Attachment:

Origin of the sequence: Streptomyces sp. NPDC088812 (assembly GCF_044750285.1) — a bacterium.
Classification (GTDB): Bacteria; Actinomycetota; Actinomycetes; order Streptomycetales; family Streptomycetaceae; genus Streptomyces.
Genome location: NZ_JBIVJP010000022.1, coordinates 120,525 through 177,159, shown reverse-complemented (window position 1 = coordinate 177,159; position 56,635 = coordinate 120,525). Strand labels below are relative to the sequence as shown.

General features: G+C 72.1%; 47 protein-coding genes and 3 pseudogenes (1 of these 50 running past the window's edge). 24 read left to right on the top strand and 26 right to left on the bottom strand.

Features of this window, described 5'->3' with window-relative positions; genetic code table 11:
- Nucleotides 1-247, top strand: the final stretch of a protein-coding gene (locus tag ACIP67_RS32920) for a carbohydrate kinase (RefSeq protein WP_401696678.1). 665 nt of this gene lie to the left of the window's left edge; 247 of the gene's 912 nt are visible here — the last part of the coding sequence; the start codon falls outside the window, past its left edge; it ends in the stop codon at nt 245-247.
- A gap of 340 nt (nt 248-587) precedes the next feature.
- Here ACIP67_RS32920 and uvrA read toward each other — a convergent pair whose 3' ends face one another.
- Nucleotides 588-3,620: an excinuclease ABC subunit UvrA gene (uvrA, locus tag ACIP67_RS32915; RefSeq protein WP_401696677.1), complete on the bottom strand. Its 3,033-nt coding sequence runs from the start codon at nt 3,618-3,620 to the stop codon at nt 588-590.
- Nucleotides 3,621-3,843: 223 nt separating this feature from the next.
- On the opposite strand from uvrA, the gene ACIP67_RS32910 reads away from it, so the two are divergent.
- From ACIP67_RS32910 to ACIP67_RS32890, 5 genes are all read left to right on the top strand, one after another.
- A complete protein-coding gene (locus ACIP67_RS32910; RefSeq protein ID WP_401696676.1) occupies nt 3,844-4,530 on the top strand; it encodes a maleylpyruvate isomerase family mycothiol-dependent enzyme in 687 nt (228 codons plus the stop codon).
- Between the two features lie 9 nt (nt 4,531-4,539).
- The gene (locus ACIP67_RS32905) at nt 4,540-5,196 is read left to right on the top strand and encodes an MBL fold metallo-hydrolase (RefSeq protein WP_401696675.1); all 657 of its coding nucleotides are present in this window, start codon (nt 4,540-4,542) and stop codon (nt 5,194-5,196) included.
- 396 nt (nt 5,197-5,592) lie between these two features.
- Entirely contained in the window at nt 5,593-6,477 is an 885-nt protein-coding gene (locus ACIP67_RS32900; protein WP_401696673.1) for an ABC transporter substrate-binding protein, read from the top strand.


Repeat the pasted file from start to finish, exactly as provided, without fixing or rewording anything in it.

Origin of the sequence: Streptomyces sp. NPDC088812 (assembly GCF_044750285.1) — a bacterium.
Classification (GTDB): Bacteria; Actinomycetota; Actinomycetes; order Streptomycetales; family Streptomycetaceae; genus Streptomyces.
Genome location: NZ_JBIVJP010000022.1, coordinates 120,525 through 177,159, shown reverse-complemented (window position 1 = coordinate 177,159; position 56,635 = coordinate 120,525). Strand labels below are relative to the sequence as shown.

General features: G+C 72.1%; 47 protein-coding genes and 3 pseudogenes (1 of these 50 running past the window's edge). 24 read left to right on the top strand and 26 right to left on the bottom strand.

Features of this window, described 5'->3' with window-relative positions; genetic code table 11:
- Nucleotides 1-247, top strand: the final stretch of a protein-coding gene (locus tag ACIP67_RS32920) for a carbohydrate kinase (RefSeq protein WP_401696678.1). 665 nt of this gene lie to the left of the window's left edge; 247 of the gene's 912 nt are visible here — the last part of the coding sequence; the start codon falls outside the window, past its left edge; it ends in the stop codon at nt 245-247.
- A gap of 340 nt (nt 248-587) precedes the next feature.
- Here ACIP67_RS32920 and uvrA read toward each other — a convergent pair whose 3' ends face one another.
- Nucleotides 588-3,620: an excinuclease ABC subunit UvrA gene (uvrA, locus tag ACIP67_RS32915; RefSeq protein WP_401696677.1), complete on the bottom strand. Its 3,033-nt coding sequence runs from the start codon at nt 3,618-3,620 to the stop codon at nt 588-590.
- Nucleotides 3,621-3,843: 223 nt separating this feature from the next.
- On the opposite strand from uvrA, the gene ACIP67_RS32910 reads away from it, so the two are divergent.
- From ACIP67_RS32910 to ACIP67_RS32890, 5 genes are all read left to right on the top strand, one after another.
- A complete protein-coding gene (locus ACIP67_RS32910; RefSeq protein ID WP_401696676.1) occupies nt 3,844-4,530 on the top strand; it encodes a maleylpyruvate isomerase family mycothiol-dependent enzyme in 687 nt (228 codons plus the stop codon).
- Between the two features lie 9 nt (nt 4,531-4,539).
- The gene (locus ACIP67_RS32905) at nt 4,540-5,196 is read left to right on the top strand and encodes an MBL fold metallo-hydrolase (RefSeq protein WP_401696675.1); all 657 of its coding nucleotides are present in this window, start codon (nt 4,540-4,542) and stop codon (nt 5,194-5,196) included.
- 396 nt (nt 5,197-5,592) lie between these two features.
- Entirely contained in the window at nt 5,593-6,477 is an 885-nt protein-coding gene (locus ACIP67_RS32900; protein WP_401696673.1) for an ABC transporter substrate-binding protein, read from the top strand.